Kino's rage is further expressed when he rows out into the Gulf, and on his first dive, he goes deeper than usual — so deep as to possibly endanger his life; he stays down much longer than usual, but he returns with the Pearl of the World. The animal imagery (or the prey imagery) is now highly functional in relationship to Kino's attitudes. Steinbeck has clearly shown us prior to the discovery of the pearl how the dogs of La Paz feed upon the fish, the larger fish feed upon smaller fish, and every organism depends upon preying upon some other animal. Similarly, as Kino's mind becomes tainted because of his attempted association with the foreign doctor, the pearl also becomes symbolically tainted. When Kino acquires the pearl, it is indeed the most beautiful pearl in the world. But Steinbeck is careful to let us know that this pearl was created through the irritation and the suffering of another organism — the oyster. The beauty of the pearl is not necessarily either evil or good. It only becomes either good or evil when Kino and the pearl buyers begin to project their individual desires on it.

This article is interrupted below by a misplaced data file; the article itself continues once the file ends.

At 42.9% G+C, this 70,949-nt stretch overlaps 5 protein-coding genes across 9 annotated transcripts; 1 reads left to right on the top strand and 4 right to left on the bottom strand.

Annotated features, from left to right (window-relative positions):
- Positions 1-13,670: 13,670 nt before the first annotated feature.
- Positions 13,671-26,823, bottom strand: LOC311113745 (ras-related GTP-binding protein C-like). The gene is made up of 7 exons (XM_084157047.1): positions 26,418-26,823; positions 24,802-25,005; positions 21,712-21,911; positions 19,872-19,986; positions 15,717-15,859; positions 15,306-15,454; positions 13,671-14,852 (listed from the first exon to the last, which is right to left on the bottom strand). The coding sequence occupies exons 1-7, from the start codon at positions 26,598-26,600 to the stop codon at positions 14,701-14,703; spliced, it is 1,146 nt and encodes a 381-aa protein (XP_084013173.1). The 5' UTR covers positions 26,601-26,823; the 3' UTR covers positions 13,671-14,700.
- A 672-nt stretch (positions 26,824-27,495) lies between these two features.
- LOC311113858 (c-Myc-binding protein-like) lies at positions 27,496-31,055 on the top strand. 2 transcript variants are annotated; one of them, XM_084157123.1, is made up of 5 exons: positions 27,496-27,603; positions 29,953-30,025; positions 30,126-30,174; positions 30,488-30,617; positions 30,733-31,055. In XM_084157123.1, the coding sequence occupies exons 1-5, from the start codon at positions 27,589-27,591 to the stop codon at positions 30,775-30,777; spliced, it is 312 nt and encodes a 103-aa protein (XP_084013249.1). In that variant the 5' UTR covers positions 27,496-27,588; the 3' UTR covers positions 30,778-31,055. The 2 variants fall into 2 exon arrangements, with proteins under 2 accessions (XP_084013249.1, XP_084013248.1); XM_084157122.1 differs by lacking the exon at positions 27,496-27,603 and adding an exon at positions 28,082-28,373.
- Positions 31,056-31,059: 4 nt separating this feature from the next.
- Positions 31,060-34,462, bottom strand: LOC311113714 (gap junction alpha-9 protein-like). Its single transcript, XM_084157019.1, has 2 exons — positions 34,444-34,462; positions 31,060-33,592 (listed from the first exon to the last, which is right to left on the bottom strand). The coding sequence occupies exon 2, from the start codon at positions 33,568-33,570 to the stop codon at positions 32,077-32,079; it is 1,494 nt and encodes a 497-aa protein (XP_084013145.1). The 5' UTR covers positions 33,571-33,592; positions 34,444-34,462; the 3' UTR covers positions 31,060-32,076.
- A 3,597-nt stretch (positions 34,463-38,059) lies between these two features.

When Kino dives for the pearl, his heart is filled with anger and frustration; he is fierce and animal-like in this predatory mood. When he returns to the world above the floor of the Gulf, he is in possession of the Pearl of the World, but the beauty of the pearl slowly begins to dim; it turns ulcerous because Kino's heart changes. Here, Steinbeck's irony is extremely subtle. On a surface level, it seems that the things which Kino wants are good things: he wants to be married in the church, and he wants Coyotito christened. Juana has been saving the baby's christening clothes until they could find a pearl worthy enough to pay for the occasion. The ultimate achievement to be wrought by the pearl is an education for Coyotito and a rifle for Kino. On a surface level, it appears that Kino wants the right things. But the irony is that Kino and Juana are a truly married couple — they are one as man and wife — they are body and soul. Yet, Kino wants the social recognition of a "foreign marriage" performed by a circumspect priest in a "foreign" religion, and he wants the elegant religious sanction of this foreign religion. (We should remember that earlier, when the scorpion bit Coyotito, Juana first uttered charms in her native religion, and it was only as an afterthought that she added a couple of Hail Marys. Furthermore, Kino's new desires are apparently to please members of this new world and its priest rather than his native gods and people. And while it is noble that he wants Coyotito to have an education, the advantages that Kino wants for him lie in the new, foreign world. Kino, still suffering from his recent encounter with the foreign doctor, still wants his son to become a part of the world which has just rejected him.